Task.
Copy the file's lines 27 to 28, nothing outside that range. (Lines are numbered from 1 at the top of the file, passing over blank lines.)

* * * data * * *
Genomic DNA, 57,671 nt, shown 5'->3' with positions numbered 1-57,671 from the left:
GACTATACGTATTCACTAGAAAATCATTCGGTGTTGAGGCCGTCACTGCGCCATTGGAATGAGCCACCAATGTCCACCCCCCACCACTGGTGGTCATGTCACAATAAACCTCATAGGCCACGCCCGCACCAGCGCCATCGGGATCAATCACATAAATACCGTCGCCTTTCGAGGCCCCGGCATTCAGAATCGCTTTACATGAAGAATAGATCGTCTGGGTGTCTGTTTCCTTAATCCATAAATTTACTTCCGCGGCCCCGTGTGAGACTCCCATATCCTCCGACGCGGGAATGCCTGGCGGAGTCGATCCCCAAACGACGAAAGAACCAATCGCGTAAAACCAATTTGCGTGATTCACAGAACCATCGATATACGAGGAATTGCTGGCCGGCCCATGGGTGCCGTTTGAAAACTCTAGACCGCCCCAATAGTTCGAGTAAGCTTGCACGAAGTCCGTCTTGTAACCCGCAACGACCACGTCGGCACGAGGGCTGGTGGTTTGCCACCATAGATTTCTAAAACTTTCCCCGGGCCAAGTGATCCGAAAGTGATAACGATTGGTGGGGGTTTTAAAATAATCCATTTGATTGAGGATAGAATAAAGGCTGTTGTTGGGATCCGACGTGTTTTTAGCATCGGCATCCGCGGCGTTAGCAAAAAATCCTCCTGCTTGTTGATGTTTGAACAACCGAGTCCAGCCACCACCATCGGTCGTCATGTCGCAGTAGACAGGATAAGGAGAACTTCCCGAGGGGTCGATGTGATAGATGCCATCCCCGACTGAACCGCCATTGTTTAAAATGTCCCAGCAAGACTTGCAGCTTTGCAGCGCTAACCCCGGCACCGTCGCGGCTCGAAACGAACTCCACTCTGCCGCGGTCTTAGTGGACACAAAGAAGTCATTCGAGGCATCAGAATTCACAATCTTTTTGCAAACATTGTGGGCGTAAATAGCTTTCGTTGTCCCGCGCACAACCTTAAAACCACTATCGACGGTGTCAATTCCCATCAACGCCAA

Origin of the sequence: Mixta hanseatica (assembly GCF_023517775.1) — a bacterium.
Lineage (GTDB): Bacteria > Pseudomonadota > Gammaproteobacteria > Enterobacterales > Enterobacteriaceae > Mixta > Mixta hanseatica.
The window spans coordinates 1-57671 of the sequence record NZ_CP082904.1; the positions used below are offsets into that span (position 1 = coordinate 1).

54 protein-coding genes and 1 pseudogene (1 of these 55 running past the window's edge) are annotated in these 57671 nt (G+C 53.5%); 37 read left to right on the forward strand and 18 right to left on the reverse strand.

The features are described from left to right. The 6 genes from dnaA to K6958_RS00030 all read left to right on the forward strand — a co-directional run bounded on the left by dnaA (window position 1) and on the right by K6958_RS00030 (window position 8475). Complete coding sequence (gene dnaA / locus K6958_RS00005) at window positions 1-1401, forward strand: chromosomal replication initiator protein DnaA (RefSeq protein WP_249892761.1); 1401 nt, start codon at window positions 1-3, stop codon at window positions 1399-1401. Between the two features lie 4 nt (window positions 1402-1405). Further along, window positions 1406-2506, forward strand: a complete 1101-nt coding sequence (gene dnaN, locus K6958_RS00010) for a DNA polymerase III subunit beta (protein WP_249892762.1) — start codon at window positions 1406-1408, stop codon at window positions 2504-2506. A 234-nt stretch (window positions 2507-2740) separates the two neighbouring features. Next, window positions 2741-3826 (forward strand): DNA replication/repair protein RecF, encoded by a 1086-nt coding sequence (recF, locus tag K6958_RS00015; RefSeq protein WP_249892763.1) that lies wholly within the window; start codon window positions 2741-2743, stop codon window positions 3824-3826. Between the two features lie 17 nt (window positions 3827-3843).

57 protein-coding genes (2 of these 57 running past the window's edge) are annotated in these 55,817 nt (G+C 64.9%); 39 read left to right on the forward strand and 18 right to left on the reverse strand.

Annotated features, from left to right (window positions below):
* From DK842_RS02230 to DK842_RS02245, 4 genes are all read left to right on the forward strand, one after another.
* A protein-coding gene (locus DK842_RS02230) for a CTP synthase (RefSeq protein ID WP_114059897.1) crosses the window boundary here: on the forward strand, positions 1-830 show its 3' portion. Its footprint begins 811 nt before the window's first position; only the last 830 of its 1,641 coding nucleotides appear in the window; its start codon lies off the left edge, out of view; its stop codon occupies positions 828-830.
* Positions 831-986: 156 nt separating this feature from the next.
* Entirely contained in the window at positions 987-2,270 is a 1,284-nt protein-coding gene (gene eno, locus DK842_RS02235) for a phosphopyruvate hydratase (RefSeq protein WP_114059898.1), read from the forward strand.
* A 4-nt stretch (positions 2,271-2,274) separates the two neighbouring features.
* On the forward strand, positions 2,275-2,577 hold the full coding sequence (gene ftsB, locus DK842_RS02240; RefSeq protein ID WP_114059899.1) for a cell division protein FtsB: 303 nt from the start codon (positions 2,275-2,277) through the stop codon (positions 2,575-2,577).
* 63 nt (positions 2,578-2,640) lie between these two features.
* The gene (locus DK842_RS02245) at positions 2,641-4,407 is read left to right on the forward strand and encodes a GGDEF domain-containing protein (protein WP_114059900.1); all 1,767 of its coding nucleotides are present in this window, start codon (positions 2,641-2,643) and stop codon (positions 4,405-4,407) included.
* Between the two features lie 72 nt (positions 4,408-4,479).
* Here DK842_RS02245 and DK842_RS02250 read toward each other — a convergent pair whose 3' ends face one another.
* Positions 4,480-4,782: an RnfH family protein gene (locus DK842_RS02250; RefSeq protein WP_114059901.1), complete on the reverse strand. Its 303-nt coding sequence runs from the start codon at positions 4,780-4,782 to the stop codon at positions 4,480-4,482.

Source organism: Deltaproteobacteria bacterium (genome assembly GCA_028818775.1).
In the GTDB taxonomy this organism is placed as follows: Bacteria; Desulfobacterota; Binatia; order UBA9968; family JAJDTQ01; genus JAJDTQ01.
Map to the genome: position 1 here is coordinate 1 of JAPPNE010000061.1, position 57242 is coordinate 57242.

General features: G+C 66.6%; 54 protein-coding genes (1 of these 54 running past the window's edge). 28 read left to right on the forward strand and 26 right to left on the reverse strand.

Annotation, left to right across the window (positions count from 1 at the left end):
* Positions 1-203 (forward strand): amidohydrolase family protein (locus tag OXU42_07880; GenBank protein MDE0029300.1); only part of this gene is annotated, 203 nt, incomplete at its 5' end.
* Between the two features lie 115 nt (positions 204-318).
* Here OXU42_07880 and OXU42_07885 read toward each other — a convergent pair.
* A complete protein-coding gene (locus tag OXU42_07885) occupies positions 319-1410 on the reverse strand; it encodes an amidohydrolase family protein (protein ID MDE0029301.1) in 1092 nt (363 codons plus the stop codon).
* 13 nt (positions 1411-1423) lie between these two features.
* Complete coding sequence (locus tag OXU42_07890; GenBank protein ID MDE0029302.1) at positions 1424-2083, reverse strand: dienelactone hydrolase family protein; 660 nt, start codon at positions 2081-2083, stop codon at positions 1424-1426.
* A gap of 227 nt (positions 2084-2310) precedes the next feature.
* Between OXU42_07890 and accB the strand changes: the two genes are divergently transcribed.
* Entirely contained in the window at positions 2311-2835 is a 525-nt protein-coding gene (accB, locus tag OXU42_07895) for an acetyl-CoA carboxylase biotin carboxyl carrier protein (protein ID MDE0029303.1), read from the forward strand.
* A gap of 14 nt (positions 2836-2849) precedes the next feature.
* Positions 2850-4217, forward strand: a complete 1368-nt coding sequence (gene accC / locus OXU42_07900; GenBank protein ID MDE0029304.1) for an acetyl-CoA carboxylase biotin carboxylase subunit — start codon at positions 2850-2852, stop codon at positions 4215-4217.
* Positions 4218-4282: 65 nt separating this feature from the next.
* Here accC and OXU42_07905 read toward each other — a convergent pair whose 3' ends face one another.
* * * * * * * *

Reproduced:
* Between the two features lie 115 nt (positions 204-318).
* Here OXU42_07880 and OXU42_07885 read toward each other — a convergent pair.